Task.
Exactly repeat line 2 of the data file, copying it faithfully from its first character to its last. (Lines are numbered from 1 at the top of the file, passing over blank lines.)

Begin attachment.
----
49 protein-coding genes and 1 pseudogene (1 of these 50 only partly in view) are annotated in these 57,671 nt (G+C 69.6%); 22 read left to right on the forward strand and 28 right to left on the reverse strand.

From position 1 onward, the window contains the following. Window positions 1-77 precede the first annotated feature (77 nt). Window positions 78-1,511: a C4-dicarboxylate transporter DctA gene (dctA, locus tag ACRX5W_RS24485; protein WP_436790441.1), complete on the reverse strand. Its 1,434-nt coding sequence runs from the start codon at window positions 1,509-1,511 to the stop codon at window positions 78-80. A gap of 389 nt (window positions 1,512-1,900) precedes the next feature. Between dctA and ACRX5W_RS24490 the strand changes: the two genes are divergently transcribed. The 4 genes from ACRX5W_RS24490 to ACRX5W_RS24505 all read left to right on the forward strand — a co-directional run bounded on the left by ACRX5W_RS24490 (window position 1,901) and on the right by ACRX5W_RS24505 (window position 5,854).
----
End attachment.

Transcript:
From position 1 onward, the window contains the following. Window positions 1-77 precede the first annotated feature (77 nt). Window positions 78-1,511: a C4-dicarboxylate transporter DctA gene (dctA, locus tag ACRX5W_RS24485; protein WP_436790441.1), complete on the reverse strand. Its 1,434-nt coding sequence runs from the start codon at window positions 1,509-1,511 to the stop codon at window positions 78-80. A gap of 389 nt (window positions 1,512-1,900) precedes the next feature. Between dctA and ACRX5W_RS24490 the strand changes: the two genes are divergently transcribed. The 4 genes from ACRX5W_RS24490 to ACRX5W_RS24505 all read left to right on the forward strand — a co-directional run bounded on the left by ACRX5W_RS24490 (window position 1,901) and on the right by ACRX5W_RS24505 (window position 5,854).